Author: Massumeh Farhad (National Museum of Asian Art, Smithsonian Institution)

  • Introduction




How to Cite:

Farhad, M., (2023) “Introduction”, Ars Orientalis 53: 1. doi:



Published on
16 Dec 2023

Ars Orientalis 53 marks an important juncture in the history of the journal, one of the oldest of its kind devoted to scholarship on Asian art. Published in collaboration with the University of Michigan since 1954, the current volume celebrates the centennial of the Freer Gallery of Art—the first art museum on the National Mall and now part of the Smithsonian’s National Museum of Asian Art. Since its inception, Ars Orientalis has reinforced the vision and aspirations of the museum’s founder, Charles Lang Freer (1854–1919), in highlighting the burgeoning field of Asian Art, from East Asia to the Mediterranean and North Africa. Seminal articles on Chinese scrolls, Indian bronzes, Japanese screens, Persian manuscripts, and more have regularly offered new scholarly insights and innovative theoretical approaches to generations of scholars around the world. The articles have also expanded in terms of geographic, thematic, and art historical scope, attracting a more diverse range of international scholars, as well as readers, in parallel with the growth and expansion of the field of Asian art.

In the last decades, the journal has undergone a number of critical changes. The National Museum of Asian Art assumed full responsibility in 2003 for the publication of Ars Orientalis, which is jointly funded by the museum and the University of Michigan, and representatives from both institutions serve on the editorial board. In 2011 the board also decided to move forward with a focus on a specific topic in each volume, ranging from early imperial photography (2013) to the importance of dress (2017) and miraculous images in Asia (2020). Volume 53 is the most recent and the last in this group. To mark the institution’s centennial, an open call for papers asked contributors to take as their point of departure works from the collections, following a model similar to that of the previous fiftieth and seventy-fifth anniversary volumes.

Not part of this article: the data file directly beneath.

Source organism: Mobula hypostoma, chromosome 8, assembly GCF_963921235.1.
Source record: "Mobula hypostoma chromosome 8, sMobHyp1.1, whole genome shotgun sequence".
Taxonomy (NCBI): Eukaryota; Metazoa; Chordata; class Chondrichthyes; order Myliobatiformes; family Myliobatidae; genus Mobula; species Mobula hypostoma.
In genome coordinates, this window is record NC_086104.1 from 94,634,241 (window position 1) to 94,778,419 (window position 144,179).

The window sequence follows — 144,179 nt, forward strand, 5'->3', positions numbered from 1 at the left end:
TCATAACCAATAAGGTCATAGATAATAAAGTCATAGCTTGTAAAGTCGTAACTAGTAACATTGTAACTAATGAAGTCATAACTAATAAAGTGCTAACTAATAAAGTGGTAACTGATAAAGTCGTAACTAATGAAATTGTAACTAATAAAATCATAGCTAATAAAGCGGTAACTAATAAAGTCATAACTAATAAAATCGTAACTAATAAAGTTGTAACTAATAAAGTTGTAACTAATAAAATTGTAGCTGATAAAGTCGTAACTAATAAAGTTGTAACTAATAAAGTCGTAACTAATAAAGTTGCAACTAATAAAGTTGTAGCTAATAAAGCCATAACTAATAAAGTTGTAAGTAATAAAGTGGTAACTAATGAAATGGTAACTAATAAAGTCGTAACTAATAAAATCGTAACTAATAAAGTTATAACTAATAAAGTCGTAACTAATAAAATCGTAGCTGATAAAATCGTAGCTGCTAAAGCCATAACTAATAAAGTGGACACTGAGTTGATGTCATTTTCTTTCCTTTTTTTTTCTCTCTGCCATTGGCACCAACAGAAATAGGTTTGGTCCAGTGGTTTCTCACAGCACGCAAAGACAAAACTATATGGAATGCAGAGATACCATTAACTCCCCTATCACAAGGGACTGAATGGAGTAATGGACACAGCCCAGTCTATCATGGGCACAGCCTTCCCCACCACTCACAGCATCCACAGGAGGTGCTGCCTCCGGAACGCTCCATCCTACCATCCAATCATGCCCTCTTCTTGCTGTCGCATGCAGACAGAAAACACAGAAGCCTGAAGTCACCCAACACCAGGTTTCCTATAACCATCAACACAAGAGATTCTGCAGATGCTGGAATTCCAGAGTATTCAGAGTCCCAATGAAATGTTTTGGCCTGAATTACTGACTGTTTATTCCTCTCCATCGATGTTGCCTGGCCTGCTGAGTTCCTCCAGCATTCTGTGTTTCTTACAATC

Another important development in the history of the journal occurred in 2017, when Ars Orientalis became open access—available worldwide free of charge and without restrictions. Readership increased by over 300 percent and now includes readers from more than 150 countries, including India, the Philippines, China, Pakistan, and Oman, among many others. The journal is one of the first to discuss digital initiatives in order to underscore the importance of the virtual tools and resources that are dramatically transforming the field of art historical studies. Recently, Ars Orientalis has offered more content in languages other than English; some of the recent articles have appeared in Chinese, while summaries of articles in Ars Orientalis 52, a special issue devoted to use and reuse in Japanese material culture, were translated into Japanese.

In celebrating the institution’s anniversary, this issue of Ars Orientalis honors the past by presenting new art historical perspectives on the museum’s holdings of Asian art, while also forging a new future for the journal. By fostering greater scholarly visibility, global outreach, and innovative digital tools, Ars Orientalis aspires to expand and disseminate knowledge and, in turn, encourage more extensive studies, greater understanding, and deeper appreciation of the arts and cultures of Asia.

This volume is dedicated to all the former staff members at the National Museum of Asian Art and the University of Michigan for their support of Ars Orientalis.